Before having children I knew exactly how many children I wanted, what age I was going to have them at and the age gap between them.
I knew how I would discipline them so they were perfectly polite, with no tantrums, they’d eat organically, never have sweets and everyday would be filled with educational sensory fun and strictly no TV.
As well as having perfect children, I’d be the perfect parent, I’d never lose my temper, always look presentable, the house would always be sparkling and I’d definitely never swear!
Pregnancy would be a doddle, I’d conceive the first time of trying, there’d be no stretch marks, my hormonal outbursts would be cute and I couldn’t wait for my “pregnancy glow”.
As you can see it was going to be pretty much perfect, I had it sussed even before the word GO.
There was just one problem, a snag that stood in my way, I bet you’re thinking what could possibly bring my perfect parenting plan crashing down?
Becoming a parent, that’s what!
There’s nothing that can quite show you how little you know, not just about parenting, but about who you will view the world than becoming a parent!
Not only does the textbook baby never show up, but neither does the textbook parent. Not only has this tiny person changed your day to day routine but they’ve changed the way you see the world.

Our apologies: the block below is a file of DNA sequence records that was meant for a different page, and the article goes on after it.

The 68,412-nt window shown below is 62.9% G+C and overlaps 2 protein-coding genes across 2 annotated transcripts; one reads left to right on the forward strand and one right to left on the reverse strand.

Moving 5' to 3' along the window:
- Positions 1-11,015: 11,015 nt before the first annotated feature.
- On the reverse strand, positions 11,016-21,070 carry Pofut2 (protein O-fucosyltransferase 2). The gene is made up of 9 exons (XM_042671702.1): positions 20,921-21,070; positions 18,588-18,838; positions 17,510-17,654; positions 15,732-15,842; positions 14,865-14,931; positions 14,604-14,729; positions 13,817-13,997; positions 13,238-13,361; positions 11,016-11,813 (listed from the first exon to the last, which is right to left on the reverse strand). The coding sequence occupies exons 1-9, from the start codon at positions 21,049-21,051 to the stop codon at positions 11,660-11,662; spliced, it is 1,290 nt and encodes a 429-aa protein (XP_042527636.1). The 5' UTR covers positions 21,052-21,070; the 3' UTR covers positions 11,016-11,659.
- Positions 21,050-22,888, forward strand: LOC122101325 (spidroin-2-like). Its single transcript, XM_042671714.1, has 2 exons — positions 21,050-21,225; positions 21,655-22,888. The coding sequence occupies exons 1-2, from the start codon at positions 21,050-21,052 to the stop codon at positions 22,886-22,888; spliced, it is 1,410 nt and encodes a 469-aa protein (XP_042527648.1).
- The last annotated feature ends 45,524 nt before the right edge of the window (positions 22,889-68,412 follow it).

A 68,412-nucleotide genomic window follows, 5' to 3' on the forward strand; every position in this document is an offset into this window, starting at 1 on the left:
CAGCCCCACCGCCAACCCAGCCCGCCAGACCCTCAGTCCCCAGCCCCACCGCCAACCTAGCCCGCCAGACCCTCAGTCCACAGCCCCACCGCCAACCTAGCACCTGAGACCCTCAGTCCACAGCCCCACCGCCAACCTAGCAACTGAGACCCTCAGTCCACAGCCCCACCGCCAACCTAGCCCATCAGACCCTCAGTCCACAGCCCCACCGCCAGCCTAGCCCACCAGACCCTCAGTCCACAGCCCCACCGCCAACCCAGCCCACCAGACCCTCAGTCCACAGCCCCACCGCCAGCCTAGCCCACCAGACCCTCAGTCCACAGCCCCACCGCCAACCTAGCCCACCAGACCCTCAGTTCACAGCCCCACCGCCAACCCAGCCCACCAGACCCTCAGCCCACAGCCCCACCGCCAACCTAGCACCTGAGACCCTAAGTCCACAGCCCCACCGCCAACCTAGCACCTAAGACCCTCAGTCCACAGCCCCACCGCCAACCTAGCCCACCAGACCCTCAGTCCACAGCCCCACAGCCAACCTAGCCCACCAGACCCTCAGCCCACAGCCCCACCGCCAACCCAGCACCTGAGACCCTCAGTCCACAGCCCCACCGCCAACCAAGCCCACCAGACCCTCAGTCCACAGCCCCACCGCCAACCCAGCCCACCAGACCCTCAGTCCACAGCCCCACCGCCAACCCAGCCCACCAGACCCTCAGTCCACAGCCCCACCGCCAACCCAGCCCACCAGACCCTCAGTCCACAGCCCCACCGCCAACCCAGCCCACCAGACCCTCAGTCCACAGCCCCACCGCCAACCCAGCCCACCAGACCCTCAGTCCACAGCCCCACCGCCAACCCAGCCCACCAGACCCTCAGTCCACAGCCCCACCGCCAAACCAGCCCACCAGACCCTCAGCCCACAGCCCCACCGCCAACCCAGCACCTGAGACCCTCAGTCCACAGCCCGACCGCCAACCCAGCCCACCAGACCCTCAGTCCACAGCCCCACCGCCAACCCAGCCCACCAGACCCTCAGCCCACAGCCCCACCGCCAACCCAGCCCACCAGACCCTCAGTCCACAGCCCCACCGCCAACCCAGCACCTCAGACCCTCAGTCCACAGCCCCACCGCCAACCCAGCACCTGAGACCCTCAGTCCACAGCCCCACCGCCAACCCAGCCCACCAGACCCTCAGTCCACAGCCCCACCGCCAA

Suddenly everything and everyone is much more frightening, suddenly you’re not the centre of your world anymore, you thought you knew how much you could love someone, think again.
I speak to so many parents who are devastated and guilty they didn’t live up to your own expectations, but let’s be honest those expectations were always unrealistic. There’s nothing wrong with that, the truth is no-one knows what to expect and if they do (like me) then they are wrong.
The guilt will continue (sorry to tell you) for the rest of your life.
Some of the expectations we put on ourselves and some are inflicted by others, fellow parents, the news, Facebook (that ones the worst), but the truth is if you’re keeping your child alive and if you love them and care for them, then you’re doing a good job, there are variations to how we parent but that doesn’t mean one is right and one is wrong, it just means we’re different.
So now as I sit here using my newborn as a plate for my sandwich while she sleeps, one of my boys is eating crumbs that he purposely crushed into the carpet this morning and my eldest is laughing insanely at a dinosaur app on my husband’s phone all at 9pm when they “should” be in bed. I think back to the time when I thought I knew everything about parenting and smile at how I thought that my expectations were what would make it perfect but now I realise the imperfect child and the imperfect parent are what really make it perfect and I wouldn’t change one snotty, tearful or stressful moment for the world.